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16 February, 2012

Black Gold

Director: Jean-Jacques Annaud - Run time: 130 mins

Review by Bill Harrington

A romantic and engrossing, if not necessarily accurate, account of how the oil industry was founded in the Arabian peninsula , Black Gold resembles jolly historical adventures of earlier cinema eras. The resemblance is both its weakness and to a greater degree its strength.  

The film begins with Nesib (Antonio Banderas), Emir of Hobeika, victorious in battle over the neighbouring Sultan of Salmaah, played by Mark Strong. Terms for peace are arrived at – Salmaah's two boys will be taken hostage by Nesib and raised as his own sons, in accordance with Arab tradition and to guarantee neither will threaten each other's lands again. In addition, a barren expanse of desert between the kingdoms, known as the Yellow Belt, is designated a no-man's land. Nesib initially honours his side of the bargain and raises the two boys alongside his daughter as if they were his own blood, their upbringing being nimbly portrayed. A caring but materialistic ruler, Nesib decries his kingdom's inability to adequately care for his subjects, particularly with regards to their health and education, so when a Texan oil company demonstrates that the Yellow Belt land is actually rich with resources and could benefit all peoples of the region, Nesib takes the generally benevolent decision to exploit it. However this once again pits him against his devout neighbour, who is rigidly committed to the original treaty terms, and ultimately against the young man he raised but whose allegiance remains to his natural father and to his faith.

Black Gold has had a torturous journey to the screen. The producer first attempted to raise the finance to film the source novel “South of the Heart” (by Hans Ruesch) back in 1976, and subsequent attempts over the decades fell flat until, romantically enough, a Qatari princess saw in it an opportunity to establish a nascent film industry in her homeland. With veteran French director Jean-Jacques Annaud already committed to the project, producer Tarak Ben Ammar finally had sufficient backing to commence filming what had become a 34 year old personal mission. What he's achieved is a film that frequently threatens to teeter into either absurdity or cliché. There are times where you feel yourself bracing for a cringe-worthy moment, and it duly arrives. Yet before it has too detrimental an effect on the film, the story has swiftly and enjoyably moved on. The script in particular is corny enough to do real damage. It doesn't, because in a film as honestly old-fashioned as this, the incident and the drive of the story are what matters and Black Gold has both in abundance.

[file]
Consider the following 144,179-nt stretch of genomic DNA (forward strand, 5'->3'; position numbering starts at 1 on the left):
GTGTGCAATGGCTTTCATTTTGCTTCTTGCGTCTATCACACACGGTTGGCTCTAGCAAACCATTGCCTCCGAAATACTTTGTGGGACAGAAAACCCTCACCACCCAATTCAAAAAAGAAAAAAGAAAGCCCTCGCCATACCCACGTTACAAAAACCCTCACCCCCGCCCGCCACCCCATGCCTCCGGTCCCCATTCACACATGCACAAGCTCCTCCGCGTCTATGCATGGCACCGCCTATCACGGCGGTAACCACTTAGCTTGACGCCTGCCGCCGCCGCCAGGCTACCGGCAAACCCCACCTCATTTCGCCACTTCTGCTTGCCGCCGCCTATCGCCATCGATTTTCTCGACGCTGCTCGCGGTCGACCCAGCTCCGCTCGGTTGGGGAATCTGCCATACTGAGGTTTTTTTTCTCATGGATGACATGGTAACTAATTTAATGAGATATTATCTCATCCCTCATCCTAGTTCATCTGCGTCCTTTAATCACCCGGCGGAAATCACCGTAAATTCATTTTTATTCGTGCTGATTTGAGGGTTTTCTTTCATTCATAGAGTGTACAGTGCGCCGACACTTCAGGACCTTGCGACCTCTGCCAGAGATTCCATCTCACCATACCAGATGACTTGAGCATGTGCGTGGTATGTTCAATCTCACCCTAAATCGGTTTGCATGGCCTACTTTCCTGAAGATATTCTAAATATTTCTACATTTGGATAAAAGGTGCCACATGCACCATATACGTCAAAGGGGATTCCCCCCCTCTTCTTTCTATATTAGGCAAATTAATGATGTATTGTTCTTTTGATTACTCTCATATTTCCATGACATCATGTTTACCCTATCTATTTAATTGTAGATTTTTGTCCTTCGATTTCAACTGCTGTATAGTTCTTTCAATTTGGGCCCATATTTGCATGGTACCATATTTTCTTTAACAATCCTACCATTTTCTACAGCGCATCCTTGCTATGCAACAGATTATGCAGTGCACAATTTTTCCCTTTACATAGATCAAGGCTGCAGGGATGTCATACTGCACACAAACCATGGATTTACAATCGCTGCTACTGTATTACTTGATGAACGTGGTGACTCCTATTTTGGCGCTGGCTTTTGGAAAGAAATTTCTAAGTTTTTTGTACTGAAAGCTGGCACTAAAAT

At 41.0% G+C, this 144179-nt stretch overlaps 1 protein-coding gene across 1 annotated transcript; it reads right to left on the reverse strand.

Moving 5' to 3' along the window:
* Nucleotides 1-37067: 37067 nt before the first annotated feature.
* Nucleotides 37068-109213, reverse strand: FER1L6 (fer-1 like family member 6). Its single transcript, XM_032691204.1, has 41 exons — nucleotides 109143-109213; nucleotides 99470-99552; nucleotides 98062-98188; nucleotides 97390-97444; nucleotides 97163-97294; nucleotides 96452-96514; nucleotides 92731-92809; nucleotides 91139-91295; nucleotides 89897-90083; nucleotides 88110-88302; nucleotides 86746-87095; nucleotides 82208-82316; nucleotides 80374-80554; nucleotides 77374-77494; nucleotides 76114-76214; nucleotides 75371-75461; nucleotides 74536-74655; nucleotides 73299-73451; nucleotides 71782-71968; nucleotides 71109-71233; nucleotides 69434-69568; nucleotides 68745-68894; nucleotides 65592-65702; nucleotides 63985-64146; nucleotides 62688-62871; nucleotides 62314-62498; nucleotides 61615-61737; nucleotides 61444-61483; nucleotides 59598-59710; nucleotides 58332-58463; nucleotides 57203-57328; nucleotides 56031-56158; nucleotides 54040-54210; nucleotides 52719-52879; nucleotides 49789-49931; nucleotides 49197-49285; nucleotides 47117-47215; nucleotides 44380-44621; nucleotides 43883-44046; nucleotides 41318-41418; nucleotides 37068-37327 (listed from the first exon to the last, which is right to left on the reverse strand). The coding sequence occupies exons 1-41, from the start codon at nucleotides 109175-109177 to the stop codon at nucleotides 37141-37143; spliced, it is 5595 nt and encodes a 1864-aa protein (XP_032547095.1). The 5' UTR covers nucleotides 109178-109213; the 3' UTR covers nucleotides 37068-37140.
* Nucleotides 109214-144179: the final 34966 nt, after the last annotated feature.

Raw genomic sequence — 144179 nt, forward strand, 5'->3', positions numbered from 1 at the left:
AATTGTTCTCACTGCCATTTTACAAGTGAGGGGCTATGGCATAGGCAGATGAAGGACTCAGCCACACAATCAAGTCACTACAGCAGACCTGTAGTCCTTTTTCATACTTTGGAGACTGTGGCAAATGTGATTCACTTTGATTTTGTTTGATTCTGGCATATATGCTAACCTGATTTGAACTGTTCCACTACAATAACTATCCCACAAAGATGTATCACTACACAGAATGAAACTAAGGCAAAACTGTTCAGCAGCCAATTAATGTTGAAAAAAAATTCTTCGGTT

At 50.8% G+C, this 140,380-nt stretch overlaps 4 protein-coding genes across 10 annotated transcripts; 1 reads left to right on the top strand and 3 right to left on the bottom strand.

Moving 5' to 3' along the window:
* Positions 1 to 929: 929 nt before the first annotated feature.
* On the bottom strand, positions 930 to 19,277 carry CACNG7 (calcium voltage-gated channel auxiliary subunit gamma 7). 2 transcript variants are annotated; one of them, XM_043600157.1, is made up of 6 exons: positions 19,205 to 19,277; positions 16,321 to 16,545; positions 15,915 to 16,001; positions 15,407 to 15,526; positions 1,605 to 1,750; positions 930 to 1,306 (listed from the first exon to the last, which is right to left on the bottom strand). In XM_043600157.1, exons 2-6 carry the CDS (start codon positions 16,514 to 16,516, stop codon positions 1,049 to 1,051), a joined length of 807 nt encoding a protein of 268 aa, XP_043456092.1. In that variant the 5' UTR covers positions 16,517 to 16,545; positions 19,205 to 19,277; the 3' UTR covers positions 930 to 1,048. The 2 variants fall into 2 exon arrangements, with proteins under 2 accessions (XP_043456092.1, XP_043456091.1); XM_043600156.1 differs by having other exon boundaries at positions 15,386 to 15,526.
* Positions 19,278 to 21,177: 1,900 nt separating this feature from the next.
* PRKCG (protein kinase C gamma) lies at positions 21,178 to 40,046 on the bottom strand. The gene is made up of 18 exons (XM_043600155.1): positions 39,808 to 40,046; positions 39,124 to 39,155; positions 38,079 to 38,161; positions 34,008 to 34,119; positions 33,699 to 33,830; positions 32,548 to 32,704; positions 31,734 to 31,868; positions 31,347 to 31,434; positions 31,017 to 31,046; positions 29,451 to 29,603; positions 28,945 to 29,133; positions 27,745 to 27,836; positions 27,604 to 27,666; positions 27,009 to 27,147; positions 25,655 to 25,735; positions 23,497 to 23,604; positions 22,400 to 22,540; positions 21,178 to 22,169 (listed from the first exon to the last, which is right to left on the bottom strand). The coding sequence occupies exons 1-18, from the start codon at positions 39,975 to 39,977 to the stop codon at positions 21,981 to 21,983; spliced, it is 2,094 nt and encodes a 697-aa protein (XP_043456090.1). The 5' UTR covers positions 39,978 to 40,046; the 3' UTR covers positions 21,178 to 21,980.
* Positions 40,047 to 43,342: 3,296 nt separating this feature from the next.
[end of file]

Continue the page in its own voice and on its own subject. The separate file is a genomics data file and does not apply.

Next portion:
Perhaps justifiably Banderas doesn't seem to take matters too seriously. The twinkle in his eye suggests he knows this is actually a bit of a lark and he lends humour accordingly to his role, in addition to some rather frequent and puzzling growling. Mark Strong is rather more dignified in both character and performance. Freida Pinto is pretty good as the playful yet faithful Princess Leyla, although I was less convinced by Tahar Rahim as the once reluctant protagonist who eventually attains a status far greater than that of his father(s), his more aggressive brother, or the courtiers who once mocked or underestimated him. Does that sound familiar? Yes, some aspects of Black Gold are essentially The Godfather on camel back. An additional pleasure is a James Horner score that is fairly typical of his older and in my view much more enjoyable oeuvre.

In many ways Black Gold, with its international cast, plush yet slightly tacky design and wonky script, reminded me of a thoroughly enjoyable TV spectacular you would watch over two nights in the mid 1980s. This is not to say it’s best viewed on the box either. Far from it. I enjoyed the cinema screening immensely. Its running time is 130 minutes but I've sat through many a shorter film that has felt much longer and entertained far less.